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Measures to prevent cave-ins need to be implemented in any trench deeper than five feet, unless it is comprised entirely of solid rock with no risk of collapse. It is worth noting, however, that even solid rock can only have wall angles of 90 degrees, so there should never be overhang (a trench base being wider than its opening at the top. Below are are a four different protective systems recommended by OHSA and how they can help protect employees from cave-ins or collapses.
Sloping: When digging trenches more than five but less than 20 feet deep, workers can protect themselves against the risk of cave-ins simply by sloping the side walls of their trench outward. For each level of soil, the required degree of the slope changes, as dictated by OSHA rules. This is to accommodate increased shifting expected of more dangerous soil types like B and C soils. Sloping should be fully completed before a worker ever enters the trench and should be re-done if shifting or additional depositing occur at any time.
Shoring Systems: Another common type of cave-in protection comes in the form of shoring systems. These are often hydraulic arms that can be extended to press against each side of a trench. Spaced at the recommended distances through a trench, these devices stop the walls from moving inward toward the workers. Sometimes these systems incorporate metal or wooden plates to help each hydraulic setup exert force on a greater surface area.
Trench Boxes: Trench boxes, also known trenching shields, work much like hydraulic systems but are generally created at a fixed size, or at least are set up at their desired size before being place into a trench, rather than being extended once in place like a hydraulic shoring system. Trench boxes generally consist of four legs in between large metal plates which, again, protect workers from dirt collapsing in on them. It’s important trench boxes adequately cover the entire height of the trench so that dirt cannot still fall in over the top of them. Sometimes this means stacking multiple systems. To prevent possible danger from individual box pieces moving, consider finding products that already interlock (or ensure that you have a method to prevent moving and slippage).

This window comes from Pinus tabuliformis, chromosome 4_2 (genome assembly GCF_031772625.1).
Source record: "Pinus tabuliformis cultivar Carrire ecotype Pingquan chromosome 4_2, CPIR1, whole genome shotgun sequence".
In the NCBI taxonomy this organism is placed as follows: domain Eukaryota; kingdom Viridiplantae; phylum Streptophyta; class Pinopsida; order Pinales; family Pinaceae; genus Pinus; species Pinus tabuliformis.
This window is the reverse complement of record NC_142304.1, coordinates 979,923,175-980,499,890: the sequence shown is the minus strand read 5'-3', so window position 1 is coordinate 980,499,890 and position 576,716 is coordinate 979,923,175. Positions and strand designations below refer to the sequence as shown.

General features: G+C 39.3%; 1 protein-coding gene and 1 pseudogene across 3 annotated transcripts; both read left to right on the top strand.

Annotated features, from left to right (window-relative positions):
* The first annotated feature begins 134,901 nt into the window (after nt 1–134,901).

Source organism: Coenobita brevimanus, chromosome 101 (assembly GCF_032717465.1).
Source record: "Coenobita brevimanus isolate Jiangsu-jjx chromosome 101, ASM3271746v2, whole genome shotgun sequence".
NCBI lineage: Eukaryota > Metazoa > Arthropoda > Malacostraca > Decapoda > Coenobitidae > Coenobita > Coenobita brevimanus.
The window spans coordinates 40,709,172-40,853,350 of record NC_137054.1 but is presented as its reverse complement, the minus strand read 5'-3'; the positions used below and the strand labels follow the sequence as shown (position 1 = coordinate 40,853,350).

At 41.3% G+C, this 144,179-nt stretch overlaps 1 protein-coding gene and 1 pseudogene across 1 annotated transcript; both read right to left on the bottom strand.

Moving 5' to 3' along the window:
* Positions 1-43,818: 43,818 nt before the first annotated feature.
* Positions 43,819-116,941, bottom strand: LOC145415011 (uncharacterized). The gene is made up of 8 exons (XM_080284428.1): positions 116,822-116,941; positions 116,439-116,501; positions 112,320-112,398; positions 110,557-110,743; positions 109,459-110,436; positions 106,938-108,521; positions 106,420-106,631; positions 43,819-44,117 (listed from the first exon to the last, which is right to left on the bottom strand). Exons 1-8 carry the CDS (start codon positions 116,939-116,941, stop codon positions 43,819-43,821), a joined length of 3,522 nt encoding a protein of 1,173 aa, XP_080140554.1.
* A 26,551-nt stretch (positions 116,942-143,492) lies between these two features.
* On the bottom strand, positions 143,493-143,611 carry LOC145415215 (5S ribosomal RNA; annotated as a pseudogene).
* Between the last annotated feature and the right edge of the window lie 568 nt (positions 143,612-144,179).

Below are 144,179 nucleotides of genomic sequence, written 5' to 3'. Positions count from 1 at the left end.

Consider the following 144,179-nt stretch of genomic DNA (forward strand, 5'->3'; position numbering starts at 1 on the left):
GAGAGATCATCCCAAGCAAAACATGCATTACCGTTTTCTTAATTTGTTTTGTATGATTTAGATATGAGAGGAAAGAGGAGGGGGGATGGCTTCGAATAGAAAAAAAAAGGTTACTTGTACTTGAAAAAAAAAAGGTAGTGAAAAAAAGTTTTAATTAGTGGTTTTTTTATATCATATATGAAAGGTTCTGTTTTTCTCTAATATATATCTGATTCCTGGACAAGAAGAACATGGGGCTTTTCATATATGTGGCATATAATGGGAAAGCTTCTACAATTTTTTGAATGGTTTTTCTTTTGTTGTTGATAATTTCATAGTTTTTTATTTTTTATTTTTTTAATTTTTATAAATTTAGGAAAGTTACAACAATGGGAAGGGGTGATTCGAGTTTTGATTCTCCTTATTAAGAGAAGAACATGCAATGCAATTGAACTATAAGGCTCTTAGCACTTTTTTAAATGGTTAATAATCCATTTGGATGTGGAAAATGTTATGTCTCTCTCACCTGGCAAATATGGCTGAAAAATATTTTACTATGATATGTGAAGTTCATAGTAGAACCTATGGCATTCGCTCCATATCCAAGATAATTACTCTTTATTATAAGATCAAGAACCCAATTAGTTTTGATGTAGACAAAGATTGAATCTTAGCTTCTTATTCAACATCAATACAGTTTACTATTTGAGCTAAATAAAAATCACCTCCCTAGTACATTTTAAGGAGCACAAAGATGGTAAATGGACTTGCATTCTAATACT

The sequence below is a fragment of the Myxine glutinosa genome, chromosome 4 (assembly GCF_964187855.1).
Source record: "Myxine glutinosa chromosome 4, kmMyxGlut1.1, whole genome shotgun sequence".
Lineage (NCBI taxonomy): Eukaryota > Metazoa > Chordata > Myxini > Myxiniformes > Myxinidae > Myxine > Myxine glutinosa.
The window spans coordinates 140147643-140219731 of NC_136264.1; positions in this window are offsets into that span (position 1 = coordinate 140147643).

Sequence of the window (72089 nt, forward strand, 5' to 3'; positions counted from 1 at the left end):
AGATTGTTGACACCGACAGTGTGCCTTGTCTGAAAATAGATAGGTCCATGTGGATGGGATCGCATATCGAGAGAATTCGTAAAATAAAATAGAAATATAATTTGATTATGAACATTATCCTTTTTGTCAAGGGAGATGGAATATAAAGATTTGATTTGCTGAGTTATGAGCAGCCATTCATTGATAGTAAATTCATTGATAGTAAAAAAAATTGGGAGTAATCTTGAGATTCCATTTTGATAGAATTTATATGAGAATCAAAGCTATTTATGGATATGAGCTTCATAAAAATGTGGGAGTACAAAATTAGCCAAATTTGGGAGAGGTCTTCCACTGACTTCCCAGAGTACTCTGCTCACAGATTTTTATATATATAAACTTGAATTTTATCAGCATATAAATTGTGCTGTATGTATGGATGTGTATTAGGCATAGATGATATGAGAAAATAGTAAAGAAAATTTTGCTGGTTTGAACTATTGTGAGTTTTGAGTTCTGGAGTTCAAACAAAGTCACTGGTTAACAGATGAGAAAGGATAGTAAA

Benching: A fourth method, benching, involves cutting or digging the sides of trenches out like steps. This not only helps to prevent cave-ins, but can also make getting in and out of trenches without the use of a ladder much easier.
According to OSHA, however, trenching safety doesn’t just stop with initial inspection and cave-in prevention measures:
Additional hazards include working with heavy machinery; manual handling of materials; working in proximity to traffic; electrical hazards from overhead and underground power-lines; and underground utilities, such as natural gas. The following references aid in recognizing and controlling some of the hazards associated with trenching and excavation…
OSHA - Trenching Safety
For more of these specifics on OSHA’s rules and regulations, and to see expansions upon individual topics touched on both in the video and in this article, be sure to check out their official page for trenching safety rules. Also, make sure you check out Creative Safety Supply for all your safety needs.